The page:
Dec. 8 (Bloomberg) -- Investors expect Australian inflation will slow, allowing the Reserve Bank to keep cutting interest rates even as the economy expands at the fastest pace in four years, government bond yields indicate.
The gap between rates on five-year government notes and inflation-linked debt show traders expect a 2.29 percent annual rise in consumer prices through 2016, at the lower end of the RBA target. Gross domestic product grew 1 percent last quarter and a revised 1.4 percent three months earlier, government data showed yesterday, the fastest six-month gain since March 2007.
Benchmark 10-year yields dropped 27 basis points since Sept. 30 to 3.95 percent, set for the longest run of quarterly declines since 1998 following Asia’s financial crisis as concerns mount that Europe’s debt crisis will damage global trade. Australian bonds are the second-best developed-world performers this year, Bloomberg data show. A pipeline of resource projects has cushioned a slump in services and manufacturing hit by the Aussie dollar’s climb to a record.
“The high currency and a small increase in unemployment may mean modest fourth-quarter inflation and that would give the RBA room to cut rates further,” said Peter Jolly, head of market research at National Australia Bank Ltd. “While there are large risks to growth ahead, the economy has been quite strong and growth will continue to recover into the New Year provided Europe’s issues don’t become aggravated.”
Traders are betting the central bank will cut rates by at least one percentage point within 12 months, the largest expected declines across the developed world, Credit Suisse Group AG indexes show.
Yesterday’s data showed the only Group of 10 economy to avoid a recession during the global credit crisis was well placed before Europe’s financial turmoil intensified.
Finance Minister Penny Wong said the GDP report reflects “a very good economic story for Australia,” in a Bloomberg News interview. Private business investment is driving growth and incomes are rising in the context of low unemployment “and inflation that’s contained,” she said yesterday.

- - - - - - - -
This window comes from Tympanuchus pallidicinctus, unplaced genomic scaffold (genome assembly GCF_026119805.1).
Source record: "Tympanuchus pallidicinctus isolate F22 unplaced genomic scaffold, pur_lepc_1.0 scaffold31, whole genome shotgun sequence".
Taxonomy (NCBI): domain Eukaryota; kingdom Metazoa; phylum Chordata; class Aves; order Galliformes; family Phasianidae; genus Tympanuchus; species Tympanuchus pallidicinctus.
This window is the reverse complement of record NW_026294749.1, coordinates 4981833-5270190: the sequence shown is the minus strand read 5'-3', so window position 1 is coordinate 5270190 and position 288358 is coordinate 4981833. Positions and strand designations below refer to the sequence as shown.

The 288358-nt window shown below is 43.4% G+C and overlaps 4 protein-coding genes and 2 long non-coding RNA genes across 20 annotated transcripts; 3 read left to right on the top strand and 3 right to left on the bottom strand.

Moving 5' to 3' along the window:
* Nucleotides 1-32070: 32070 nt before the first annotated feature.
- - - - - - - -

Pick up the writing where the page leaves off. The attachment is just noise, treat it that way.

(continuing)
Australia’s government announced A$6.8 billion ($7 billion) in spending reductions last week as part of its mid-year review to meet a pledge to return the budget to surplus by 2013. Yesterday’s data showed government spending dropped 1.2 percent, subtracting 0.2 percentage point from growth.
The GDP figures “confirm that the economy is probably just slightly stronger than what we anticipated,” Wong said.
Reserve Bank Governor Glenn Stevens lowered rates this week in the first consecutive cuts since 2009 to boost demand after consumer confidence deteriorated this half with purchasing manager surveys indicating manufacturing, construction and services are contracting.
Investors pared bets for a 50-basis-point cut at the next policy meeting Feb. 7, interbank futures showed yesterday. The contracts still indicate a better than 50 percent chance the central bank will drop its benchmark to 3 percent, matching the lowest since 1960, by June.
The RBA, which considered raising rates as recently as August to head off inflation, said Dec. 6 that consumer-price growth will likely remain within the bank’s target range of 2 percent to 3 percent in 2012 and 2013.
The five-year breakeven rate dropped to 2.18 percentage points last month, the lowest level since at least 2009, after reaching a peak of 3.14 in May. Annual inflation was 3.5 percent in the third quarter, slowing from 3.6 percent, the government reported in October.